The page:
In-House Special Ed Saves Money

School officials discuss the development of the next school budget during a Board of Education meeting held at Brick Memorial High School. (Photo by Judy Smestad-Nunn)

  BRICK – The school district’s Special Services Department has been developing programs designed to lower out-of-district costs for the placement of special needs students, resulting in cost savings of 32 percent in recent years, said Department Director Kristen Hanson during a recent Board of Education meeting.

  During the 2017-2018 school year, the district spent $5,194,961 for out-of-district placements, Hanson said. Projected costs for next year are $3,547,046, representing the 32 percent savings.

  Classification of special needs students has dropped three percent overall, Hanson added.

  Hanson said the special needs budget is being built to support the following department priorities: to create programs in-district, and to develop strong programs for behavioral disabilities, autism, and students with multiple disabilities (MD).

  “By strengthening these programs, we can more consistently serve our students in-district where they can have access to their grade-level peers and their neighborhood schools,” she said.

  As students who have been placed in out-of-district schools graduate, they are not being replaced with additional students, she added.

  “Child Study Team members are considering in-district programs first, as required by code, and students are being placed and supported in-district,” Hanson said.

  Staff are being trained to meet behavioral, emotional and social needs of students, which Hanson said is critical in order to continue to maintain more challenging academic and behavioral students in-district.

  Hanson said, “we need to continue intentional training of teachers to build capacity in our support staff and provide teachers with techniques and support personnel.That must be a top priority in the department.”

  It was noted that a number of special needs programs have been developed, reorganized and strengthened over the last school year, including the behavioral disabilities programs at Brick Memorial High School and at Veterans Memorial Elementary and Middle Schools.

  The autism program at Lanes Mill Elementary School was strengthened and developed, and a multiply disabled (MD) program was strengthened at Lake Riviera Middle School, she said.

  Plans for the upcoming school year include the reorganization of the MD program at Brick High School, and another autism program would be added at Veterans Memorial Middle School, Hanson said.

  Some costs for special needs students have increased. Over the past summer and fall, 60 students moved into the district with IEPs (Individual Education Program, a written document that is developed for each public-school child who is eligible for special education), which has resulted in the need for additional teacher aides in some classrooms.

  “If a child moves in with an IEP, we must provide it,” Hanson said.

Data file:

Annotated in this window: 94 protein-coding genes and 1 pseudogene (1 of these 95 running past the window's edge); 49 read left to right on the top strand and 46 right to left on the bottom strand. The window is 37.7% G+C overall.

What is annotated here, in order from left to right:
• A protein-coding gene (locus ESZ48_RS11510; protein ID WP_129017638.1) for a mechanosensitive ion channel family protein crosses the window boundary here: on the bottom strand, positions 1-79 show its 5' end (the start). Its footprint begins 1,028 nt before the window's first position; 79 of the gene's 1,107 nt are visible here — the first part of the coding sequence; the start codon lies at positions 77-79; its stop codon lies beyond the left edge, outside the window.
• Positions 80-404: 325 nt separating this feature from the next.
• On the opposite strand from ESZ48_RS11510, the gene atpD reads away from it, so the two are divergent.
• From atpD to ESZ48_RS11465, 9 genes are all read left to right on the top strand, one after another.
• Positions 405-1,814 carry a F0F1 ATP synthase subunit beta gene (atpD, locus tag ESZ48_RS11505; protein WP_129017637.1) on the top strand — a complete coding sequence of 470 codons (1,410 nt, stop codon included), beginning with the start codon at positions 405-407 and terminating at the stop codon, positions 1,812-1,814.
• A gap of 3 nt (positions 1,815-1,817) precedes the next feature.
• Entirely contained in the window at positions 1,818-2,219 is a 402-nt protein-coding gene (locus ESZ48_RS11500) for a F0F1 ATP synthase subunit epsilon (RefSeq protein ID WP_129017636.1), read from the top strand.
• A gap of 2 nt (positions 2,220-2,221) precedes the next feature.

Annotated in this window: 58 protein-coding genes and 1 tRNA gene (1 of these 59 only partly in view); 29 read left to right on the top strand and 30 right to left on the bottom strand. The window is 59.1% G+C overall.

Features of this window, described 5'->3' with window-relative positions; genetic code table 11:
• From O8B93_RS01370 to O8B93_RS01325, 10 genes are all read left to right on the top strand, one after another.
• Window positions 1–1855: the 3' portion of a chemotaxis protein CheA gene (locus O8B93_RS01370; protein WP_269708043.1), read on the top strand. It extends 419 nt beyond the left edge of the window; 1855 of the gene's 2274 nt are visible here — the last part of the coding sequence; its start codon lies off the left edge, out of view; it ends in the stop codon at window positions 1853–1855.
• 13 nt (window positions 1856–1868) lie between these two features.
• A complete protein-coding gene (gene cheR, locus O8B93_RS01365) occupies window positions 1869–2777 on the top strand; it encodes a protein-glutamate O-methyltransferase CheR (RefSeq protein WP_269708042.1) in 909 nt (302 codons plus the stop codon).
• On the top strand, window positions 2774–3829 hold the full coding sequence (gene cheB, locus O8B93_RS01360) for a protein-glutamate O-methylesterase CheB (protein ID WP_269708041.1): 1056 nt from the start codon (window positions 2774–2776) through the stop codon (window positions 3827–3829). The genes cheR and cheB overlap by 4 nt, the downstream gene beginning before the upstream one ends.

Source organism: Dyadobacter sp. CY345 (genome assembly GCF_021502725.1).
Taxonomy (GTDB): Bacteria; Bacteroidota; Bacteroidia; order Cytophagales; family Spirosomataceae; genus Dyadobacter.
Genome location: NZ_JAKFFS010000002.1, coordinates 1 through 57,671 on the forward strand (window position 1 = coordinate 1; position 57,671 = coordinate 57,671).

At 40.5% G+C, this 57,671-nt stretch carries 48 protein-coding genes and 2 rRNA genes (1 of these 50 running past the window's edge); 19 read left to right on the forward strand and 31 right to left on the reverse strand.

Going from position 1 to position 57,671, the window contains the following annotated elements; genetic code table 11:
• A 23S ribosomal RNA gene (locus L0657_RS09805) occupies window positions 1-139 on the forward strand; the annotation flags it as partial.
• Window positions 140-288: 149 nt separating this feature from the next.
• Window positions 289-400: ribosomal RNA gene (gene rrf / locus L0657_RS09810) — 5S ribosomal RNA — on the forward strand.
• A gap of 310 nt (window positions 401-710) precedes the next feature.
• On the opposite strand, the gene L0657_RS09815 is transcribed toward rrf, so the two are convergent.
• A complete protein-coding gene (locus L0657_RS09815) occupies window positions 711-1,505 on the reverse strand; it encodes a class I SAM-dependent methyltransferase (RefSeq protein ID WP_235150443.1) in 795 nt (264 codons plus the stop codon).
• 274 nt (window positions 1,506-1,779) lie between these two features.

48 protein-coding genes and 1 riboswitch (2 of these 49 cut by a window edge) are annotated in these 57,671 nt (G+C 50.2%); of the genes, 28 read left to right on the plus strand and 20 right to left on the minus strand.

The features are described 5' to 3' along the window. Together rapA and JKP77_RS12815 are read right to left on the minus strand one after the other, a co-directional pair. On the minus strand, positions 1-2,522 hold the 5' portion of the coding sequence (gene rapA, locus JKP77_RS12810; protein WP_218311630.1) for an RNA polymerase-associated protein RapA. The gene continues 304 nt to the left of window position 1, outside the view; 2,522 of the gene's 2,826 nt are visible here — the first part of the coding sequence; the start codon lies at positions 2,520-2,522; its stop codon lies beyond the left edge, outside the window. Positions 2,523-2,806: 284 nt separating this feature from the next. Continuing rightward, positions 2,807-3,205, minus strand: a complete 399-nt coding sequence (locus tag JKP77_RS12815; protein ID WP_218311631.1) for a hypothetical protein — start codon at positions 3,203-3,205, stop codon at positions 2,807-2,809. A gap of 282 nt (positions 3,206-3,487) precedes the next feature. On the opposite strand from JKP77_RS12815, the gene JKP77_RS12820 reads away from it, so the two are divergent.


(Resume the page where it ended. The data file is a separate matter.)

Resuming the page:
Board President Stephanie Wohlrab agreed.

  “If we don’t give the students the supports that they need, students would then have to go out of district, which is so much more money, so this is what we need to do,” Wohlrab said.

  The district is projected to lose $4.2 million in state aid for the 2020-2021 school year, said Business Administrator James Edwards, which he called “The fiscal cliff.”

  Under the S-2 bill, which takes away some $25 million in state aid to Brick and other school districts over a seven-year period, a two percent tax increase is mandated to help fill the loss of state aid.

  “This will amount to $2.2 million, so we’re going to have a $2 million minimum revenue hole – not to mention all the other expenses within the budget that inflationary costs impact – which will cause further cuts on top of that,” Edwards said.

  “The 2021-20122 school year budget will be down $5.3 million, so that year will be even harder,” he added.

  In other news, Board President Wolhrab read a prepared statement announcing that a Vision Planning Committee would be formed to review projects that stakeholders in the district identify as important to the continued growth and success of the school district.

  “This is not a final determination; rather the first in a methodical, purposeful discovery process as we develop a vision for Brick Township Schools and seek to ascertain what can be accomplished,” she said.

Acting superintendent Sean Cranston describes the budget process during a recent Board of Education meeting. (Photo by Judy Smestad-Nunn)

  She said that until inclusive focus groups could report conclusive findings and make recommendations to the Vision Planning Committee, the district would not move forward with a referendum.

  Wohlrab was referring to a January 2020 approval by the Board for a $25,000 expenditure for pre-referendum services by Netta Architects if the district should decide to go ahead with a spending question to be put up for a public vote.

  Wohlrab has repeatedly stated that nothing is off the table while addressing the loss in state aid that has resulted in staff and program cuts and the closure of Herbertsville Elementary School.

  “The appointment of Netta Architects…to provide pre-referendum architectural services will not move forward at this time,” she said.

  “To be abundantly clear: the district has not incurred any fees pertaining to a referendum until a potential referendum exists, she said. “To date, one has not.”

  The next Board of Education meeting will be at 7 p.m. on March 19 at the Professional Development Center at the Veterans Complex.